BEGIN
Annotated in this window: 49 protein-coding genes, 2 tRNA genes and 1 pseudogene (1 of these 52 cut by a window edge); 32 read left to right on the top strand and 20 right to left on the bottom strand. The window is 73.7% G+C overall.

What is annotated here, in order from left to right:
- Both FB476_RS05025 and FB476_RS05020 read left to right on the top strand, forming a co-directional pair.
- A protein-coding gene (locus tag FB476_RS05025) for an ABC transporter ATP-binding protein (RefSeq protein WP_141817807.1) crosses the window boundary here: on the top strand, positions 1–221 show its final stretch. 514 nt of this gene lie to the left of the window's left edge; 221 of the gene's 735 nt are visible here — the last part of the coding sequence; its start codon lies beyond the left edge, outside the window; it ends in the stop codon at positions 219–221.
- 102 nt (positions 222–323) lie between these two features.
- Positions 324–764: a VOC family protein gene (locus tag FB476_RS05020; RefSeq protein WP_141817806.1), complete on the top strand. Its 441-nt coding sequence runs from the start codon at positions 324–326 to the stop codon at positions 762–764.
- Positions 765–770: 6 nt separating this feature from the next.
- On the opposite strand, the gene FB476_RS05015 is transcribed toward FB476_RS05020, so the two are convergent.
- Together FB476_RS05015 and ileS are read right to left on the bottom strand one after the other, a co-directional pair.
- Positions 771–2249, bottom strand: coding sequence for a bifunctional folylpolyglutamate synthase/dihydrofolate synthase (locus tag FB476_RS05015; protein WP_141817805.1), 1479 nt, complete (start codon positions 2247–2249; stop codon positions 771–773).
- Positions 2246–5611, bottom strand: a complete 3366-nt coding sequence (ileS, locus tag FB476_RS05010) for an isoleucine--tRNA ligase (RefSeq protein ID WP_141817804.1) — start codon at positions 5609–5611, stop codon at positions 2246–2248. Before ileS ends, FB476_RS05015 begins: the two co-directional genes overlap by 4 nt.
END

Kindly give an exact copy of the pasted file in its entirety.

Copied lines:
Annotated in this window: 49 protein-coding genes, 2 tRNA genes and 1 pseudogene (1 of these 52 cut by a window edge); 32 read left to right on the top strand and 20 right to left on the bottom strand. The window is 73.7% G+C overall.

What is annotated here, in order from left to right:
- Both FB476_RS05025 and FB476_RS05020 read left to right on the top strand, forming a co-directional pair.
- A protein-coding gene (locus tag FB476_RS05025) for an ABC transporter ATP-binding protein (RefSeq protein WP_141817807.1) crosses the window boundary here: on the top strand, positions 1–221 show its final stretch. 514 nt of this gene lie to the left of the window's left edge; 221 of the gene's 735 nt are visible here — the last part of the coding sequence; its start codon lies beyond the left edge, outside the window; it ends in the stop codon at positions 219–221.
- 102 nt (positions 222–323) lie between these two features.
- Positions 324–764: a VOC family protein gene (locus tag FB476_RS05020; RefSeq protein WP_141817806.1), complete on the top strand. Its 441-nt coding sequence runs from the start codon at positions 324–326 to the stop codon at positions 762–764.
- Positions 765–770: 6 nt separating this feature from the next.
- On the opposite strand, the gene FB476_RS05015 is transcribed toward FB476_RS05020, so the two are convergent.
- Together FB476_RS05015 and ileS are read right to left on the bottom strand one after the other, a co-directional pair.
- Positions 771–2249, bottom strand: coding sequence for a bifunctional folylpolyglutamate synthase/dihydrofolate synthase (locus tag FB476_RS05015; protein WP_141817805.1), 1479 nt, complete (start codon positions 2247–2249; stop codon positions 771–773).
- Positions 2246–5611, bottom strand: a complete 3366-nt coding sequence (ileS, locus tag FB476_RS05010) for an isoleucine--tRNA ligase (RefSeq protein ID WP_141817804.1) — start codon at positions 5609–5611, stop codon at positions 2246–2248. Before ileS ends, FB476_RS05015 begins: the two co-directional genes overlap by 4 nt.